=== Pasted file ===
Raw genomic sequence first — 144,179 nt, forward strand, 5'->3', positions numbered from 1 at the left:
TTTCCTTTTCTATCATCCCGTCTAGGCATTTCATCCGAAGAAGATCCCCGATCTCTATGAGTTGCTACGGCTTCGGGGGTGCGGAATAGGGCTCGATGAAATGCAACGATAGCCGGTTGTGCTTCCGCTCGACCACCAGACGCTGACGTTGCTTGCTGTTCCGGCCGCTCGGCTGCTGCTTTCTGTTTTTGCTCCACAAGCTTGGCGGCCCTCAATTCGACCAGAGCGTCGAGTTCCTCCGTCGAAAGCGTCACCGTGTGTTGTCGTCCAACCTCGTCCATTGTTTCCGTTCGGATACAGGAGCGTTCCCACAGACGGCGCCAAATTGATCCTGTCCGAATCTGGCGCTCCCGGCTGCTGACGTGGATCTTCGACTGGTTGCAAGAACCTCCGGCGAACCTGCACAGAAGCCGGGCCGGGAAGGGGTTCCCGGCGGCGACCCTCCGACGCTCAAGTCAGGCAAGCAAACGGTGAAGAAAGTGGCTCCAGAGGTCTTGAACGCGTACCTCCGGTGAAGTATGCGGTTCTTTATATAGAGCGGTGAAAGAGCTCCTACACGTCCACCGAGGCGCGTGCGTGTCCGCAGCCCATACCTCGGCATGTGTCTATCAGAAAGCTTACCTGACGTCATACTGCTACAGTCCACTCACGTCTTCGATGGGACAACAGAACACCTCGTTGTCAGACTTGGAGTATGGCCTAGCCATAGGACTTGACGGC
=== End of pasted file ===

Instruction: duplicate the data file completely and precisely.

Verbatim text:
Raw genomic sequence first — 144,179 nt, forward strand, 5'->3', positions numbered from 1 at the left:
TTTCCTTTTCTATCATCCCGTCTAGGCATTTCATCCGAAGAAGATCCCCGATCTCTATGAGTTGCTACGGCTTCGGGGGTGCGGAATAGGGCTCGATGAAATGCAACGATAGCCGGTTGTGCTTCCGCTCGACCACCAGACGCTGACGTTGCTTGCTGTTCCGGCCGCTCGGCTGCTGCTTTCTGTTTTTGCTCCACAAGCTTGGCGGCCCTCAATTCGACCAGAGCGTCGAGTTCCTCCGTCGAAAGCGTCACCGTGTGTTGTCGTCCAACCTCGTCCATTGTTTCCGTTCGGATACAGGAGCGTTCCCACAGACGGCGCCAAATTGATCCTGTCCGAATCTGGCGCTCCCGGCTGCTGACGTGGATCTTCGACTGGTTGCAAGAACCTCCGGCGAACCTGCACAGAAGCCGGGCCGGGAAGGGGTTCCCGGCGGCGACCCTCCGACGCTCAAGTCAGGCAAGCAAACGGTGAAGAAAGTGGCTCCAGAGGTCTTGAACGCGTACCTCCGGTGAAGTATGCGGTTCTTTATATAGAGCGGTGAAAGAGCTCCTACACGTCCACCGAGGCGCGTGCGTGTCCGCAGCCCATACCTCGGCATGTGTCTATCAGAAAGCTTACCTGACGTCATACTGCTACAGTCCACTCACGTCTTCGATGGGACAACAGAACACCTCGTTGTCAGACTTGGAGTATGGCCTAGCCATAGGACTTGACGGC